- 19th District
- How Can I Help
Dinniman Announces More than $1.1 Million for Traffic Signal Upgrades
On July 12, 2018
WEST CHESTER (July 12, 2018) – State Senator Andy Dinniman recently announced that three municipalities in Chester County will receive nearly $1.2 million in total funding for traffic control system safety upgrades.
The grants come through PennDOT’s Green Light-Go Program, which reimburses municipalities for updates to improve the efficiency and operation of existing traffic signals.
“Ensuring that our traffic lights are operating properly and effectively is not only a matter of safety, it also greatly impacts the congestion and flow of vehicles on our roadways,” Dinniman, who serves on the Senate Transportation Committee, said. “These funds will go a long way in helping local municipalities upgrade traffic signals with the latest technology and keep traffic control systems functioning at peak efficiency.”
The grants were as follows:
- $237,336 for Schuylkill Township for interconnection of traffic signals along Pothouse Road and Whitehorse Road.
- $688,000 for West Chester Borough for installation of radio communications and modernization of traffic signal controllers to 23 traffic signals in the borough with a connection to the PennDOT District 6 Regional Traffic Management Center via trunk fiber connection along US Route 202.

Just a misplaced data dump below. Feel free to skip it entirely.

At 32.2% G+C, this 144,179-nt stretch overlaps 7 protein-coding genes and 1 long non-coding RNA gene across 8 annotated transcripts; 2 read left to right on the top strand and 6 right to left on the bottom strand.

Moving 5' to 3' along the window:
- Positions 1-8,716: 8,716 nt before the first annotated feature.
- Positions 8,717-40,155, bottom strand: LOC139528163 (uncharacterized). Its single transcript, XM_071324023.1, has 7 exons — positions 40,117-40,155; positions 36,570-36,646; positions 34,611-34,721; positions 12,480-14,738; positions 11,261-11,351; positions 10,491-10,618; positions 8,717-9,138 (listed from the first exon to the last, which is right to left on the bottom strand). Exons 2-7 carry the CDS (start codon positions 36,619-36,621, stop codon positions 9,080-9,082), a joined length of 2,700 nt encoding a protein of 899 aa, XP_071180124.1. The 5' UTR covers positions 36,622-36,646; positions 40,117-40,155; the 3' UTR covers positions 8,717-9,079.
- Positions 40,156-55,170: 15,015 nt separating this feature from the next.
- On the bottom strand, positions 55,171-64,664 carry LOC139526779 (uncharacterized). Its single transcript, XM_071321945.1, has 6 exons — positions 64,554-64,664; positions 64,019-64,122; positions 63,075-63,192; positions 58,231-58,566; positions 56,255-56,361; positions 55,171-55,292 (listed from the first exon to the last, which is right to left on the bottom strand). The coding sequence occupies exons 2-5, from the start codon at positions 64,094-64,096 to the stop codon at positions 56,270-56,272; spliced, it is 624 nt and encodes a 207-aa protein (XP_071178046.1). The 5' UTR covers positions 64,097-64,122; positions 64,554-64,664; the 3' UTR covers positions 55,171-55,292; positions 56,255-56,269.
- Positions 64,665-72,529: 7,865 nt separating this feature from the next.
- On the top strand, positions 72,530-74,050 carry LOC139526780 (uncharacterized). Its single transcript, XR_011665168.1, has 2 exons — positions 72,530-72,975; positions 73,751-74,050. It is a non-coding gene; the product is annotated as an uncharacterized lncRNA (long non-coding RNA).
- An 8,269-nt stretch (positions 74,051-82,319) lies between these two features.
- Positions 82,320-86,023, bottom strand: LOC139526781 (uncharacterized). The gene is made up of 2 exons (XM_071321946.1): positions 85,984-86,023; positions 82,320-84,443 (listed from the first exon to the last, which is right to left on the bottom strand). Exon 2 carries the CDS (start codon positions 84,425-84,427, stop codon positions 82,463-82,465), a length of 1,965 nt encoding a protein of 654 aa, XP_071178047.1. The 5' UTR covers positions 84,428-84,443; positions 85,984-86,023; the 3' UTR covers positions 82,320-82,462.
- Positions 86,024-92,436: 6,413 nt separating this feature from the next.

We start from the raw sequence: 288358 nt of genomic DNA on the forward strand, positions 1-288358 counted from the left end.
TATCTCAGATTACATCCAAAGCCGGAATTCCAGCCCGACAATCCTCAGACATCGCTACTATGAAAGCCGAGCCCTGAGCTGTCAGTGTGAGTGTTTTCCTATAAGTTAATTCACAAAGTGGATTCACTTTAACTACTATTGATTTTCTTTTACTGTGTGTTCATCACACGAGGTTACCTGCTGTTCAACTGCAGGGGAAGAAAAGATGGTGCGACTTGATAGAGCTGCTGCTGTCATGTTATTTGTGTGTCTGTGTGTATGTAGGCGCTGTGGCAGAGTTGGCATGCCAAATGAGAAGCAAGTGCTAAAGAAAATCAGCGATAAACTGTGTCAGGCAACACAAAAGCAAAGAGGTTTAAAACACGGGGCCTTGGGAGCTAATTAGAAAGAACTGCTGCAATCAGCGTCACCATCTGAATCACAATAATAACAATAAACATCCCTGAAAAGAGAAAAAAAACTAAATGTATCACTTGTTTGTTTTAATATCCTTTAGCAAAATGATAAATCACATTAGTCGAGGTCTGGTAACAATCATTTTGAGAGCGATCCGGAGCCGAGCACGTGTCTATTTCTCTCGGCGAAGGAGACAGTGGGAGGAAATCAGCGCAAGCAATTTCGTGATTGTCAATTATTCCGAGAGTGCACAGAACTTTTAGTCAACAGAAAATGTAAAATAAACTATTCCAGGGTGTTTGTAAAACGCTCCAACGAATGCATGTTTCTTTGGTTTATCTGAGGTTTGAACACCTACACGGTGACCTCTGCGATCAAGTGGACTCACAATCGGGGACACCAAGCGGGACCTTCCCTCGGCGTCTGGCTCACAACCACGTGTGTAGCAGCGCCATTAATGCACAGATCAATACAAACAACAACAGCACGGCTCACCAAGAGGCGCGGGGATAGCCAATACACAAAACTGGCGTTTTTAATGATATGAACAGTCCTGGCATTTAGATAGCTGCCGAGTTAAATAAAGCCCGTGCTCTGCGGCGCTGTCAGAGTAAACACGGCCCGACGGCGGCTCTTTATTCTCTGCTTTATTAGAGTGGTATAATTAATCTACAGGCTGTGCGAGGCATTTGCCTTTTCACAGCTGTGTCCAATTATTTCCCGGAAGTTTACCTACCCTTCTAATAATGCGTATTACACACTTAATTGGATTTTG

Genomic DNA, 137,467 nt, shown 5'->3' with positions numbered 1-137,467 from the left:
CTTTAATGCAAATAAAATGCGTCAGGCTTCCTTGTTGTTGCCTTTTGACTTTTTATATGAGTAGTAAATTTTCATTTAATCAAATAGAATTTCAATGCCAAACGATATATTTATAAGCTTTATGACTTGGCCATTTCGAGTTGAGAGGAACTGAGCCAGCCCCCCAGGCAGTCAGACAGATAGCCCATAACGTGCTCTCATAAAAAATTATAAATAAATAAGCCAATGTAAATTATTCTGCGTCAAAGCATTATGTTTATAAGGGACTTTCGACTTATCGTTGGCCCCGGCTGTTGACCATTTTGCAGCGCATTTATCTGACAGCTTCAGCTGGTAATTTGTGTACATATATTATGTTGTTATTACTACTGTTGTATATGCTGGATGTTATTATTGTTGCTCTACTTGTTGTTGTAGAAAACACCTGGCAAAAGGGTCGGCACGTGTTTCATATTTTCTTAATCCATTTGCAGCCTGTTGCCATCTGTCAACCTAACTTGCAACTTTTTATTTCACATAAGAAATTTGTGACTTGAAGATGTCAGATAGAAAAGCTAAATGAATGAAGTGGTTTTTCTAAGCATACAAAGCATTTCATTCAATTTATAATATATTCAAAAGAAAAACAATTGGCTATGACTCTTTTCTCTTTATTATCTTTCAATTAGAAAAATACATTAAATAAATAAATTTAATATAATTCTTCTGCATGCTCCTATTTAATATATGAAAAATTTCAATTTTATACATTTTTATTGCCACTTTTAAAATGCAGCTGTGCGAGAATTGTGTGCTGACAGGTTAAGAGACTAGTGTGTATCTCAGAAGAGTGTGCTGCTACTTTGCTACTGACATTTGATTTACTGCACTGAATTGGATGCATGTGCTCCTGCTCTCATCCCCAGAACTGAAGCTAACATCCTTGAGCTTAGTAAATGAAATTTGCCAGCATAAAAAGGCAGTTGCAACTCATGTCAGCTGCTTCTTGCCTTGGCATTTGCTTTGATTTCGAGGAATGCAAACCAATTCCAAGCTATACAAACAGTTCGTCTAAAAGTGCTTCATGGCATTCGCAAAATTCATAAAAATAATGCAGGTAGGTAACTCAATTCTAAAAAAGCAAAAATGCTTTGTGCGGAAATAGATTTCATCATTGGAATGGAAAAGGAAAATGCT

- $246,320 for Willistown Township to install fiber optic communications between six signals along Lancaster Avenue (U.S. Route 30).
Made possible by Act 89, the state’s comprehensive transportation funding plan. Green Light-Go Program funds may be utilized for a range of operational improvements including, but not limited to: light-emitting diode (LED) technology installation, traffic signal retiming, developing special event plans and monitoring traffic signals, as well as upgrading traffic signals to the latest technologies.
Funding for the Chester County projects comes as part of $31 million in total Green Light-Go funding for traffic signal upgrades in 70 municipalities statewide through the program’s fourth round of funding.